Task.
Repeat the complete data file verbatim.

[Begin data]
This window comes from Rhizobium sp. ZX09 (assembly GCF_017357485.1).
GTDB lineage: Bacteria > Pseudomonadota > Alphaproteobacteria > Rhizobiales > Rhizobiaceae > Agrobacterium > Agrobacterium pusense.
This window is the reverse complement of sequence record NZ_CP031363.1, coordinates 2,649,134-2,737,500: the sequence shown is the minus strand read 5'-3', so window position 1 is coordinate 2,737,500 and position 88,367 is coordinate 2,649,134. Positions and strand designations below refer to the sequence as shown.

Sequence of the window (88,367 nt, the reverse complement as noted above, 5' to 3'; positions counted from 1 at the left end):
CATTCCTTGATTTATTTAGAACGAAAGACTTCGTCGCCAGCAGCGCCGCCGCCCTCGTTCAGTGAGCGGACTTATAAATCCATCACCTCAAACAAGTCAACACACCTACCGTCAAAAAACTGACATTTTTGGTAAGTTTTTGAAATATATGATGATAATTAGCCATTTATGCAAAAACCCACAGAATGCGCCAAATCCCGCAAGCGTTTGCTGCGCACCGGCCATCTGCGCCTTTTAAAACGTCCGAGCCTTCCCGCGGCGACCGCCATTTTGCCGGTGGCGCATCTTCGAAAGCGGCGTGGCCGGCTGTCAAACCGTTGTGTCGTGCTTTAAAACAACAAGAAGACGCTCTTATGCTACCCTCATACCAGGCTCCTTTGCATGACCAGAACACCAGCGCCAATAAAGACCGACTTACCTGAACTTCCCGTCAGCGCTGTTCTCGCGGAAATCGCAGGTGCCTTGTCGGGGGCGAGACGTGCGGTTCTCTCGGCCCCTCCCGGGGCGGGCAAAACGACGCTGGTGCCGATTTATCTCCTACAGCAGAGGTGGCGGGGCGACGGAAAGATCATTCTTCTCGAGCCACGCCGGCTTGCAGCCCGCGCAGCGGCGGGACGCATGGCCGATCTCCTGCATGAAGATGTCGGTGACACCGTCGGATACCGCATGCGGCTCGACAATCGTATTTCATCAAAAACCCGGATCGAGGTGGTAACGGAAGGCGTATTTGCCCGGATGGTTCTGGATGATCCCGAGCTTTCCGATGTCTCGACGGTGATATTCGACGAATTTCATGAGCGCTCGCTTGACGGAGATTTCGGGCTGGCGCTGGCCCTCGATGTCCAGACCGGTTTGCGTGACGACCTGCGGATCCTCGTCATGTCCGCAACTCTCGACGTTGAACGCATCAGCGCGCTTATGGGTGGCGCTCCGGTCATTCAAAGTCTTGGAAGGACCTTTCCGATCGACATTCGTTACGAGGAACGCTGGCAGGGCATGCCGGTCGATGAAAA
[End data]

This window comes from Rhizobium sp. ZX09 (assembly GCF_017357485.1).
GTDB lineage: Bacteria > Pseudomonadota > Alphaproteobacteria > Rhizobiales > Rhizobiaceae > Agrobacterium > Agrobacterium pusense.
This window is the reverse complement of sequence record NZ_CP031363.1, coordinates 2,649,134-2,737,500: the sequence shown is the minus strand read 5'-3', so window position 1 is coordinate 2,737,500 and position 88,367 is coordinate 2,649,134. Positions and strand designations below refer to the sequence as shown.

Sequence of the window (88,367 nt, the reverse complement as noted above, 5' to 3'; positions counted from 1 at the left end):
CATTCCTTGATTTATTTAGAACGAAAGACTTCGTCGCCAGCAGCGCCGCCGCCCTCGTTCAGTGAGCGGACTTATAAATCCATCACCTCAAACAAGTCAACACACCTACCGTCAAAAAACTGACATTTTTGGTAAGTTTTTGAAATATATGATGATAATTAGCCATTTATGCAAAAACCCACAGAATGCGCCAAATCCCGCAAGCGTTTGCTGCGCACCGGCCATCTGCGCCTTTTAAAACGTCCGAGCCTTCCCGCGGCGACCGCCATTTTGCCGGTGGCGCATCTTCGAAAGCGGCGTGGCCGGCTGTCAAACCGTTGTGTCGTGCTTTAAAACAACAAGAAGACGCTCTTATGCTACCCTCATACCAGGCTCCTTTGCATGACCAGAACACCAGCGCCAATAAAGACCGACTTACCTGAACTTCCCGTCAGCGCTGTTCTCGCGGAAATCGCAGGTGCCTTGTCGGGGGCGAGACGTGCGGTTCTCTCGGCCCCTCCCGGGGCGGGCAAAACGACGCTGGTGCCGATTTATCTCCTACAGCAGAGGTGGCGGGGCGACGGAAAGATCATTCTTCTCGAGCCACGCCGGCTTGCAGCCCGCGCAGCGGCGGGACGCATGGCCGATCTCCTGCATGAAGATGTCGGTGACACCGTCGGATACCGCATGCGGCTCGACAATCGTATTTCATCAAAAACCCGGATCGAGGTGGTAACGGAAGGCGTATTTGCCCGGATGGTTCTGGATGATCCCGAGCTTTCCGATGTCTCGACGGTGATATTCGACGAATTTCATGAGCGCTCGCTTGACGGAGATTTCGGGCTGGCGCTGGCCCTCGATGTCCAGACCGGTTTGCGTGACGACCTGCGGATCCTCGTCATGTCCGCAACTCTCGACGTTGAACGCATCAGCGCGCTTATGGGTGGCGCTCCGGTCATTCAAAGTCTTGGAAGGACCTTTCCGATCGACATTCGTTACGAGGAACGCTGGCAGGGCATGCCGGTCGATGAAAA